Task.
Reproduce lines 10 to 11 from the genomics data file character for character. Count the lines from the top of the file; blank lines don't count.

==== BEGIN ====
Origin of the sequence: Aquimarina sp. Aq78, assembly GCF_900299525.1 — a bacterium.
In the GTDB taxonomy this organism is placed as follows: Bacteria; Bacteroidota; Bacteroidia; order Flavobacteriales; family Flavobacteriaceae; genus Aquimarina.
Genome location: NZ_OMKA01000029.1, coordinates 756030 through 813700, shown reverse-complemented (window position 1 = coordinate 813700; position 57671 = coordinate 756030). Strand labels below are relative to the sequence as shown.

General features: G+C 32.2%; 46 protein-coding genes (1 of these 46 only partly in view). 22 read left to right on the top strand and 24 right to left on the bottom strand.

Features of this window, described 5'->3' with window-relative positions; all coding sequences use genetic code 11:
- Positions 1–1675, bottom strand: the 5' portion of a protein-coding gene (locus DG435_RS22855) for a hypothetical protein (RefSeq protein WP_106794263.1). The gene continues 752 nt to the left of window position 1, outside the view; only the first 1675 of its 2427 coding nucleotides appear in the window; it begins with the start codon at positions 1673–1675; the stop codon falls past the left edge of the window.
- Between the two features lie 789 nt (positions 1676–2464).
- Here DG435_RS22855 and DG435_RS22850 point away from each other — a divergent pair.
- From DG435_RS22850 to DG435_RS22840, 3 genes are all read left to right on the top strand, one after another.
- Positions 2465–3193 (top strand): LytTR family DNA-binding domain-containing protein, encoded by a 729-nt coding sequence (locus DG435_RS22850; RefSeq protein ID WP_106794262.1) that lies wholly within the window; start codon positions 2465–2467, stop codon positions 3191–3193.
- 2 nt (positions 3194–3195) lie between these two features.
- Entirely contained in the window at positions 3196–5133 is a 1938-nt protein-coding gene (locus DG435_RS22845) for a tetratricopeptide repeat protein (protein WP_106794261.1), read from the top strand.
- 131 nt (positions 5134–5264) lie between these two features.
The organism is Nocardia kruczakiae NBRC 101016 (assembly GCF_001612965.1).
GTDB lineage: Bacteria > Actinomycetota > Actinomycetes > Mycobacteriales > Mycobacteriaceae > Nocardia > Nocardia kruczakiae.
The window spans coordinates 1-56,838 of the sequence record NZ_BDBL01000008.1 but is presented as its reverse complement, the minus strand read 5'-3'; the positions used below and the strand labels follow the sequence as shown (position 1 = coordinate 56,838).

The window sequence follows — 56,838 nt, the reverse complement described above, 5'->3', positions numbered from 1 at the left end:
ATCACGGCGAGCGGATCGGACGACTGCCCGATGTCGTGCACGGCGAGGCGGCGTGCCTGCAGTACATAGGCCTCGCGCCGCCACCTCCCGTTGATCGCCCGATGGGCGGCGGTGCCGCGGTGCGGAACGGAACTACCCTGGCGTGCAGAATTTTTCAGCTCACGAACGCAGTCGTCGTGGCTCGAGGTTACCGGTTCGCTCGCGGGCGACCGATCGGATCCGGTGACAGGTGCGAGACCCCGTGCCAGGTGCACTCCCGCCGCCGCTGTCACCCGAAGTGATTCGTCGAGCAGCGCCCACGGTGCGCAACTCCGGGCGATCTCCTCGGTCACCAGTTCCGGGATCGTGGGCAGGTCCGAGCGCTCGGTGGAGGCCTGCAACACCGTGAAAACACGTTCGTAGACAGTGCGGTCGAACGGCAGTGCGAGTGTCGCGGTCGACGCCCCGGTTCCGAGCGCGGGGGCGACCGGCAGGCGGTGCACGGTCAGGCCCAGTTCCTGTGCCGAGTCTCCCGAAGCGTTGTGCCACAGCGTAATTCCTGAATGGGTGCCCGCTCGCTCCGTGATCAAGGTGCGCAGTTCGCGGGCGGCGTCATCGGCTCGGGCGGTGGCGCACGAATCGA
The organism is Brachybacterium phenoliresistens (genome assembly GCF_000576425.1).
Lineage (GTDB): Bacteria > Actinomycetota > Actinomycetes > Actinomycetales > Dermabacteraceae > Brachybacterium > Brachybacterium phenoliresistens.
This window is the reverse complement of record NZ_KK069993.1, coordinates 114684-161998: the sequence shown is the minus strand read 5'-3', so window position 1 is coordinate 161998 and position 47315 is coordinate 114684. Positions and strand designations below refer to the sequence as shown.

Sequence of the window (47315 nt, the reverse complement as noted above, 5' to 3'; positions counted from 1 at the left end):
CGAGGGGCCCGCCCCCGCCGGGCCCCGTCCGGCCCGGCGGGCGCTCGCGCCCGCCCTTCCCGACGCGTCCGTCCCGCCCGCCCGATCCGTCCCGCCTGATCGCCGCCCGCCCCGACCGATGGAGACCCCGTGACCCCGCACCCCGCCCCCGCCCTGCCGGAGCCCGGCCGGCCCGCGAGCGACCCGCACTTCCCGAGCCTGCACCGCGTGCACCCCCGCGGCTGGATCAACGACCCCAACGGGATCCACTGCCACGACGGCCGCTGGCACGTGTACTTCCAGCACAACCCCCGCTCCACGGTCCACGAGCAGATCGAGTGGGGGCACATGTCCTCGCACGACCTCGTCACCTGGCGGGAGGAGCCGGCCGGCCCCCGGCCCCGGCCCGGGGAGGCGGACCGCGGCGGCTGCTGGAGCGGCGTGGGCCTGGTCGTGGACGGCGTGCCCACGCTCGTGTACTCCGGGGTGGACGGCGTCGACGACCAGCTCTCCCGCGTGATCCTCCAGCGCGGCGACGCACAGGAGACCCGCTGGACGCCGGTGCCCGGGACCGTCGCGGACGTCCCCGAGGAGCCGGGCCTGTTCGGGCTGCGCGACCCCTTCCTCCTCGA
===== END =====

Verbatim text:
- Positions 2465–3193 (top strand): LytTR family DNA-binding domain-containing protein, encoded by a 729-nt coding sequence (locus DG435_RS22850; RefSeq protein ID WP_106794262.1) that lies wholly within the window; start codon positions 2465–2467, stop codon positions 3191–3193.
- 2 nt (positions 3194–3195) lie between these two features.